Enforcing the rules

Not eating when I want and what I want is difficult for me.  It's like my body is a spoiled, snobby, pampered child.  If I so much as feel a twinge in my tummy, I run to the pantry or the fridge before I fall to the ground for lack of sustenance.  My body screams, cries and throws tantrums unless I give in to its every need, and quickly. 

So when Ash Wednesday comes along, and the Church has me fast (eat a small amount throughout the day without snacks) and abstain from meat, it becomes abundantly clear that I have spoiled, rotten, body.  It demands so much of my attention that my spirit is neglected.  My spirit needs food as much, or more, and is fed by prayer and the reception of sacraments.

The Catholic Church is often seen as a church of rules and regulations that can hinder a person from truly growing in the Spirit of Christ.  Supposedly the Holy Spirit will guide a person to a life of holiness.  I do agree that the Spirit will guide us, but I also agree with Jesus when He says: "The spirit is willing but the flesh is weak" (Matthew 26:41).  Spirit in this sense is not God's Holy Spirit, but my own.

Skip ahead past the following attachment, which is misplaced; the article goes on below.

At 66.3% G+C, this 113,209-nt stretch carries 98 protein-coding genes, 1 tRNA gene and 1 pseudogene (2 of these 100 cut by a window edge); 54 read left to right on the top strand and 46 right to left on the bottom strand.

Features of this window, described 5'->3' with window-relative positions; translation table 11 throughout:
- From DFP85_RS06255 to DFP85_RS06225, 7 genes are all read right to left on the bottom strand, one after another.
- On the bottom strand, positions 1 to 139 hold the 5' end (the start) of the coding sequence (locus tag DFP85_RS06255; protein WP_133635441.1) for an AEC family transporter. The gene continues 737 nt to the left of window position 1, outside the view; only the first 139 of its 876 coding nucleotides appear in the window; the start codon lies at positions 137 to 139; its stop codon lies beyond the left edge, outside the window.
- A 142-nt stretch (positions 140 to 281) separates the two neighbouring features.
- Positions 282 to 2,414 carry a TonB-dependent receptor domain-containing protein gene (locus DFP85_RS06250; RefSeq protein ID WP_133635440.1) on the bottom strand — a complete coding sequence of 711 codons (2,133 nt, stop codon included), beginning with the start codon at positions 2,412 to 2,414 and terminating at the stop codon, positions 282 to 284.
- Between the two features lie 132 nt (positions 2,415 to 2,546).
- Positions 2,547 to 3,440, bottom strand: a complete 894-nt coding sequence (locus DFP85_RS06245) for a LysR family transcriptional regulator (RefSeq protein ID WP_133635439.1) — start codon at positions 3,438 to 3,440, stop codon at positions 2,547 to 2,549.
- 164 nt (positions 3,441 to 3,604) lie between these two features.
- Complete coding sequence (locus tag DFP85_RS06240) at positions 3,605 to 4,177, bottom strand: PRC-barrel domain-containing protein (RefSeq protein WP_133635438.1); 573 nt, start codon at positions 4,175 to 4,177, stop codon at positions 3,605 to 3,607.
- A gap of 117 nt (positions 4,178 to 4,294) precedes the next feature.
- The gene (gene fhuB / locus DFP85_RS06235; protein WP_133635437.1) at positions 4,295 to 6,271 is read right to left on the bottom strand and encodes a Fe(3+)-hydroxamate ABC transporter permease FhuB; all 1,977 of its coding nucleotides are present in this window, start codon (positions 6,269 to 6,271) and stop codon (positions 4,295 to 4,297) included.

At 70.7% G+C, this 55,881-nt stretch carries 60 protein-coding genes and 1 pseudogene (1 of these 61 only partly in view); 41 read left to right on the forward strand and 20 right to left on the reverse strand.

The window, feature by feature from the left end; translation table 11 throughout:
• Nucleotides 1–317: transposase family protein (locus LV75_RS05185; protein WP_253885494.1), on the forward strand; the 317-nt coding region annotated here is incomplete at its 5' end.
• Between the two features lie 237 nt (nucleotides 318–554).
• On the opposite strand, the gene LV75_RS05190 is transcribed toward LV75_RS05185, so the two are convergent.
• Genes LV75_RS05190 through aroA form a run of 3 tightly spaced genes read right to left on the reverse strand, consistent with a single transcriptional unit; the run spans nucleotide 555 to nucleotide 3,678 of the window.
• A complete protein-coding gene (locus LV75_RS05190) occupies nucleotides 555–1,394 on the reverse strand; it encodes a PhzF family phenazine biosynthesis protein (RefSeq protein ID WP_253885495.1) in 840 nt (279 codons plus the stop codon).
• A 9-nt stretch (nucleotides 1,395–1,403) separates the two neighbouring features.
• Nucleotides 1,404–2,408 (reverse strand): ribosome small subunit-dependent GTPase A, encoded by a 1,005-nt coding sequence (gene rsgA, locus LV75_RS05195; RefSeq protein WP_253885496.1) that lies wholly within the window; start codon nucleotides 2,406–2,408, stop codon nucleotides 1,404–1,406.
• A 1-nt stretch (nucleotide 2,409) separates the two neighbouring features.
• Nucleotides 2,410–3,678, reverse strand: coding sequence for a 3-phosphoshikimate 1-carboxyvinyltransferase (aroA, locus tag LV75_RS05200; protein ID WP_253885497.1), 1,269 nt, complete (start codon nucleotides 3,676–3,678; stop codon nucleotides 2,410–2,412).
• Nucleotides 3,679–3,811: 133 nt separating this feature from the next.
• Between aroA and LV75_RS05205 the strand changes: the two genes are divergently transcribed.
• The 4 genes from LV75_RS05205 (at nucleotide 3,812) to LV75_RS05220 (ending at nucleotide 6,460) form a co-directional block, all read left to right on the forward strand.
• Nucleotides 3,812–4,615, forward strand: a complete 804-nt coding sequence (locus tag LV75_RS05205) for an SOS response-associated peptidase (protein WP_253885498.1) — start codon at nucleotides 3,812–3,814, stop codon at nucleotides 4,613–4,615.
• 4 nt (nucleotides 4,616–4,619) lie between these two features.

There are five precepts that the Church has us uphold and one of them is "to observe the days of fasting and abstinence established by the Church" (Catechism of the Catholic Church 2043).  It may seem like a silly rule to some, but to me it is vital.  I don't think my spirit could ever overcome my demanding body without a little discipline.  These days of fasting on Ash Wednesday and Good Friday, along with abstaining from meat on Fridays during the season of Lent, are just small things I can do to strengthen my spirit and my will.

Instead of giving in to the screaming, spoiled child (my body), I am given the opportunity to tell it "NO" and send it to the time out chair.  Lent is a time to enforce the rules on my body so that my spirit will have a chance to grow up.

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